Figure 6.4: Five epistemology categories.

I think that gives a pretty good sense of what the central parts of epistemology have looked like over the last fifty or so years. The Gettier problem was the central question, for a while by far the central question. (Note that the loess curve here is well under some of the dots, so it understates the trend.) But scepticism keeps being taken more and more seriously, even if still as something haunting the land. But issues about language, and about social epistemology, are now as important as the Gettier problem ever was.

So why was the Gettier problem so widely thought to be dominating epistemology? The following four graphs might help explain this perception. I’ll eventually do these for each of the 40 topics, though I won’t include any commentary on any of them other than these. First, here’s the graph (with trendline) of the raw number of articles about the Gettier problem each year.

A scatterplot showing the raw number of articles that are in the epistemology subtopic Gettier each year from 1945-2013. The average value is 1.5, and the median value is 1. It reaches a peak value of 6 in 1978, and has a minimum value of 0 in 1946.

Figure 6.5: Number of articles in topic 6, Gettier.

There were a few articles, especially in the late 1970s and early 1980s, but it doesn’t look so huge. It’s even less dramatic if using weighted counts.

Weighted number of articles in topic 6, Gettier.

Figure 6.6: Weighted number of articles in topic 6, Gettier.

We can also look at that as a percentage of all philosophy articles published in that year.

Percentage of philosophy articles that are in topic 6, Gettier.

Figure 6.7: Percentage of philosophy articles that are in topic 6, Gettier.

At its height, it’s about 1.3 percent of all the philosophy being done in a year. That’s not a small number, but there are only four years where it is above 1 percent, and only four more between 0.75 percent and 1 percent. So why is it remembered as taking over everything? This graph I think is part of the explanation. Now we’ll express these articles as a percentage of all epistemology being published.

Percentage of epistemology articles in topic 6, Gettier.

Figure 6.8: Percentage of epistemology articles in topic 6, Gettier.

Characteristic Articles

  1. Gilbert H. Harman, 1966, “Lehrer on Knowledge,” Journal of Philosophy 63:241–7.
  2. John A. Barker, 1975, “A Paradox of Knowing Whether,” Mind 84:281–3.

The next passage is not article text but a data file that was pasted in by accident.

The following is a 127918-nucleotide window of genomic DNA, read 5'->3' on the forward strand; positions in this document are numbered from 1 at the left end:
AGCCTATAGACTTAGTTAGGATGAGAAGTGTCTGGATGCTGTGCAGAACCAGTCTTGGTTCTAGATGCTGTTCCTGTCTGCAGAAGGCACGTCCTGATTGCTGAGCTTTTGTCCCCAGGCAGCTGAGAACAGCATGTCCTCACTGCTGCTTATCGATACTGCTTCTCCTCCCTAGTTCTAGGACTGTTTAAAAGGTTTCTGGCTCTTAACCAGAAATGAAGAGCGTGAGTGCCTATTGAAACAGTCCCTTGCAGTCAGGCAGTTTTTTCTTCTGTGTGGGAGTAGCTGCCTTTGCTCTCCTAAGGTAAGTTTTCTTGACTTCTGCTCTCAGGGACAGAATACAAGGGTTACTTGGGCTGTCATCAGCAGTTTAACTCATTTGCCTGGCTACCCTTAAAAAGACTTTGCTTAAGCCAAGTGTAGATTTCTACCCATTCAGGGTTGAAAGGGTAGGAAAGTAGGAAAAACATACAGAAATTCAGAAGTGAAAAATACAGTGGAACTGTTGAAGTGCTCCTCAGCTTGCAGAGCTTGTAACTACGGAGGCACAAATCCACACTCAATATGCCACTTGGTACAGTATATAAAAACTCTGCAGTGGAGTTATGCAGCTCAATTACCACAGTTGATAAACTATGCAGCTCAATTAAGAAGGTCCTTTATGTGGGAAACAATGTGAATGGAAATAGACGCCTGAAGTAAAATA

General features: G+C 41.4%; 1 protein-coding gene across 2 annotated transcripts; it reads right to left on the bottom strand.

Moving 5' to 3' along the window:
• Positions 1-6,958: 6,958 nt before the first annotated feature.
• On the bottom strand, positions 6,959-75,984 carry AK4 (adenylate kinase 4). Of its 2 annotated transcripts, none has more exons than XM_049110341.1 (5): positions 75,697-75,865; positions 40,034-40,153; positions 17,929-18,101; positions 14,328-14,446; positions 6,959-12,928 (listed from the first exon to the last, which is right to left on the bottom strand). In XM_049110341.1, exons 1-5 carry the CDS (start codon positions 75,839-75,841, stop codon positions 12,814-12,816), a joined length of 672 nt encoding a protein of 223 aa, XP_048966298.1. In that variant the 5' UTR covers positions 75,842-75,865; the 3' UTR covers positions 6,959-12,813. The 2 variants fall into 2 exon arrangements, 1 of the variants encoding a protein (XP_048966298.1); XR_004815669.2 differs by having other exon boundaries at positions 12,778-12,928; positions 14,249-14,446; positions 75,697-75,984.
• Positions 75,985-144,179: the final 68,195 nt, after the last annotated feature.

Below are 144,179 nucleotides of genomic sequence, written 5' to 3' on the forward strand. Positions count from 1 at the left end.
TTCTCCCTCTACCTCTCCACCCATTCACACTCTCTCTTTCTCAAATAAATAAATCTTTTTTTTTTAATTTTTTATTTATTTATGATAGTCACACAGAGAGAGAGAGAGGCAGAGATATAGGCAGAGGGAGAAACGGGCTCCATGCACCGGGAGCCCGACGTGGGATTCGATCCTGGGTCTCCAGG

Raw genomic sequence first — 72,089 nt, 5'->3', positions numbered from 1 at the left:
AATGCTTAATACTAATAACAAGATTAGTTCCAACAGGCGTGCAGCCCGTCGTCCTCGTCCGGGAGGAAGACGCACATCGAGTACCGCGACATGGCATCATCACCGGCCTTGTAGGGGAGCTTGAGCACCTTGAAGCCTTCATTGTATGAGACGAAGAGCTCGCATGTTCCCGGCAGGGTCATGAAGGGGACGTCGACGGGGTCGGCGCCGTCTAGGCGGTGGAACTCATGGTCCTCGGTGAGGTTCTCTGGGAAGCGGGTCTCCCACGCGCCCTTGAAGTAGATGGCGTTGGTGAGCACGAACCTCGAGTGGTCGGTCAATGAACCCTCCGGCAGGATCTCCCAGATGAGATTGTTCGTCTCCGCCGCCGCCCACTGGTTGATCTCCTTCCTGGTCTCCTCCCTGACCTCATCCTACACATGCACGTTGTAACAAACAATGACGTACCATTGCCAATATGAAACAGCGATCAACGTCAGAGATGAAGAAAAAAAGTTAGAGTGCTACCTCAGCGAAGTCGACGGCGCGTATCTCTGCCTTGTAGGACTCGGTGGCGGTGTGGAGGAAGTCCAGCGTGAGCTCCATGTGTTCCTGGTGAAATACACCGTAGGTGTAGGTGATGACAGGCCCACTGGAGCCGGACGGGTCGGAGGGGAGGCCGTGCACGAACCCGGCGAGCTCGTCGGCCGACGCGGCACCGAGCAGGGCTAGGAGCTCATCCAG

3. Peter D. Klein, 1979, “Misleading”Misleading Defeaters”,” Journal of Philosophy 76:382–6.
  4. James G. Mazoue, 1985, “Nozick on Inferential Knowledge,” The Philosophical Quarterly 35:191–3.
  5. Edmund L. Gettier, 1963, “Is Justified True Belief Knowledge?,” Analysis 23:121–3.
  6. Peter D. Klein, 1976, “Knowledge, Causality, and Defeasibility,” Journal of Philosophy 73:792–812.
  7. David Coder, 1970, “Thalberg’s Defense of Justified True Belief,” Journal of Philosophy 67:424–5.
  8. John Turk Saunders and Narayan Champawat, 1964, “Mr. Clark’s Definition of ‘Knowledge’,” Analysis 25:8–9.
  9. Graeme Forbes, 1985, “Response to Mazoue & Brueckner,” The Philosophical Quarterly 35:196–8.
  10. Keith Lehrer and Thomas Paxson, Jr., 1969, “Knowledge: Undefeated Justified True Belief,” Journal of Philosophy 66:225–37.

Highly Cited Articles

  1. Edmund L. Gettier, 1963, “Is Justified True Belief Knowledge?,” Analysis 23:121–3. (0.9676315)
  2. Keith Lehrer, 1965, “Knowledge, Truth and Evidence,” Analysis 25:168–75. (0.9015168)
  3. Michael Clark, 1963, “Knowledge and Grounds: A Comment on Mr. Gettier’s Paper,” Analysis 24:46–8. (0.8368709)

For several years it was 15 to 20 percent of all epistemology that was being published. And remember that we have a very inclusive conception of epistemology, so there’s a decent case that these numbers are on the low side, and it’s really more like 20 to 25 percent. And that does seem excessive. So there’s a reasonable case that for a while the Gettier problem literature was a rather excessive proportion of the epistemology literature. And maybe that’s why it looms so large in a lot of people’s impressions of what happens in epistemology.

The rest of this chapter is automatically generated. Every section covers one of these forty topics. It displays:

  • The keywords for each topic.
  • The raw and weighted counts of articles in that topic.
  • The four graphs I just showed.
  • The ten articles that have the highest probability of being in that category. (These aren’t weighted by length, because so many of the significant articles are short.)
  • If there are any of the six hundred highly cited articles, it includes those as well.